Le Héron / The Heron

oil on canvas
81 x 100 cm
signed and dated 'W Aractingii 89' (lower left)


The Artist's Estate

Condition Report
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Beirut, Lebanon

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About this artwork

Le Héron

Un jour, sur ses longs pieds, allait je ne sais où
Le héron au long bec emmanché d'un long cou.
Il côtoyait une rivière.
L'onde était transparente ainsi qu'aux plus beaux jours:
Ma commère la carpe y faisait mille tours
Avec le brochet son combère.
Le héron en eût fait aisément son profit:
Tous approchaient du bord; l'oiseau n'avait qu'à prendre.
Mais il crut mieux faire d'attendre
Qu'il eût un peu plus d'appétit;
Il vivait de régime, et mangeait à ses heures.
Après quelques moments, l'appétit vint: l'oiseau,
S'approchant du bord, vit sur l'eau
Des tanches qui sortaient du fond de ces demeures
Le mets ne lui plut pas; il s'attendait à mieux, Et montrait un goût dédaigneux, Comme le rat du bon Horace.
"Moi, des tanches! dit-il; moi, héron, que je fasse Une si pauvre chère! Et pour qui me prend-on?" La tanche rebutée, il trouva du goujon.
"Du goujon! c'est bien là le diner d'un béron!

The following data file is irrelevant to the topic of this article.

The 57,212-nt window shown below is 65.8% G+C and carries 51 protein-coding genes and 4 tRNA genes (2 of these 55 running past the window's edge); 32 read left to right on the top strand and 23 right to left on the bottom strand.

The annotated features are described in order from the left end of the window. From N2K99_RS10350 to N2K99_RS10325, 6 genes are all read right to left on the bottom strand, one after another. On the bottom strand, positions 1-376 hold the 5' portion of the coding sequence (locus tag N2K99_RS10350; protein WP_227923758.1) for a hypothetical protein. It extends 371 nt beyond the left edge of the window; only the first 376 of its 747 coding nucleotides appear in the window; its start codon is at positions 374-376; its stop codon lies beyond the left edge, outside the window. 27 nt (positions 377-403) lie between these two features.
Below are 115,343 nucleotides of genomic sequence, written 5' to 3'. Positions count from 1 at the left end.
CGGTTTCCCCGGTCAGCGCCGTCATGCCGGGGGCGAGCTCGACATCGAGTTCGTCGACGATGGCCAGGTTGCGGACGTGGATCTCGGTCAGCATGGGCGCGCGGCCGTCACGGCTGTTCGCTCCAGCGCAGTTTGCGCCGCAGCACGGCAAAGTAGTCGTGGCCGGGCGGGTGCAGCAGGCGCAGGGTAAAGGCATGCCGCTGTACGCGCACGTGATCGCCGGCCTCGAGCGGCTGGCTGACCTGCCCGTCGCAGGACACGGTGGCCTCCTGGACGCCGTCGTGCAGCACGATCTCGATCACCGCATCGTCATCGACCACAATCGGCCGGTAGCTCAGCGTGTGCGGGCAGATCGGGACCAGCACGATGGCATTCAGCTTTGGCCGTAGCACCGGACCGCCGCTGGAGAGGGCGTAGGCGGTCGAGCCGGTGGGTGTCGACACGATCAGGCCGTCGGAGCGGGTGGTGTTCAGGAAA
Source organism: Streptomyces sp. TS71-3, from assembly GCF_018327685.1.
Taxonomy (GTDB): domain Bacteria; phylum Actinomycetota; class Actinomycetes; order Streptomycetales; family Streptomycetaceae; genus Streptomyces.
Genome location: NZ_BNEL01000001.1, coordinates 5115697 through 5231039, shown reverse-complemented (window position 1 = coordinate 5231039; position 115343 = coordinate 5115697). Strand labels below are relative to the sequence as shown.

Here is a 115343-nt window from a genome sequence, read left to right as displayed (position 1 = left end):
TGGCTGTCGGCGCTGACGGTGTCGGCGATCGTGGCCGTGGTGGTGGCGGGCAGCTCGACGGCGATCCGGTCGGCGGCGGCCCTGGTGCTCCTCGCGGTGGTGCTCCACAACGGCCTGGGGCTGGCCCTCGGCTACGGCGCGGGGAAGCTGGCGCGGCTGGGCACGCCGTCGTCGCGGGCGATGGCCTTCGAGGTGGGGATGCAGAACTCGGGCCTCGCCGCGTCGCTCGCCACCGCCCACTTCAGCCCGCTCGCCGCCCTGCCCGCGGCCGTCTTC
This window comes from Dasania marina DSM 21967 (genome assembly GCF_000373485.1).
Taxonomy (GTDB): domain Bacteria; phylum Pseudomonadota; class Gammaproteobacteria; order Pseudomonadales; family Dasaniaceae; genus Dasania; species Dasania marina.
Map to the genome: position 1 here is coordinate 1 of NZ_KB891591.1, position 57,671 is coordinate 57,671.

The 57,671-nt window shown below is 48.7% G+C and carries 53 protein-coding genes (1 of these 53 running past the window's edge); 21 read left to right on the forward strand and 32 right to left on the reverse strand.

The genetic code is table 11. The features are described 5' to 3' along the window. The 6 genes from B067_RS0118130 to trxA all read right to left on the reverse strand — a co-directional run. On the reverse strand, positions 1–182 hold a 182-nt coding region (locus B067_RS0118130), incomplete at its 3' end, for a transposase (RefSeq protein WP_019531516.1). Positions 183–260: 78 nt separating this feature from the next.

Jouvrirais pour si peu le bec! aux dieux ne plaise!" Il l'ouvrit pour bien moins; tout alla de façon
Qu'il ne vit plus aucun poisson.
La faim le prit: il fut tout heureux et tout aise
De rencontrer un limaçon.

Ne soyons pas si difficiles:
Les plus accommodants, ce sont les plus habiles;
On hasarde de perdre en voulant trop gagner.
Gardez-vous de rien dédaigner.

The Heron

One day, on his stilt legs, walked, bere and there,
A Heron, with long neck and searching beak;
Along a river side he came to seek.
The water was transparent, the day fair,
Gossip, the Carp, was gambolling in the stream:
The Pike, her neighbour, was in spirits, too.
The Heron had no trouble, it would seem,
But to approach the bank, and snap the two;
But he resolved for better appetite
To calmly wait: - he had his stated bours:
He lived by rule. At last, there came in sight
Some Tench, that exercised their finny powers.
They pleased him not, and so he waited still,
Scornful, like rat of whom good Horace wrote.
"What! eat a tench? - who can take my fill,
Munch such poor trash?" - hell sing another note.
The tench refused, a gudgeon next came by:
" pretty dish for such as me, forsooth!
The gods forgive me if I eat such fry:
I'll never open beak for that:" - and yet, in truth,
He opened for far less. The fish no more
Returned. Then Hunger came; - thus ends my tale.
He who'd rejected dishes half a score,
Was forced, at last, to snap a paltry snail.
Do not be too exacting. The cleverer people are
The sooner pleased, by far.
We all may lose by trying for too much; -
I have known such.

Hold nothing in contempt, and the less so,
If you are needing help, for know
In that trap many fall, not only birds,
Like Herons, to whom now I gave some words.
Listen, my fellow-men, - another fable;
Some lessons can be found amid vour lords.

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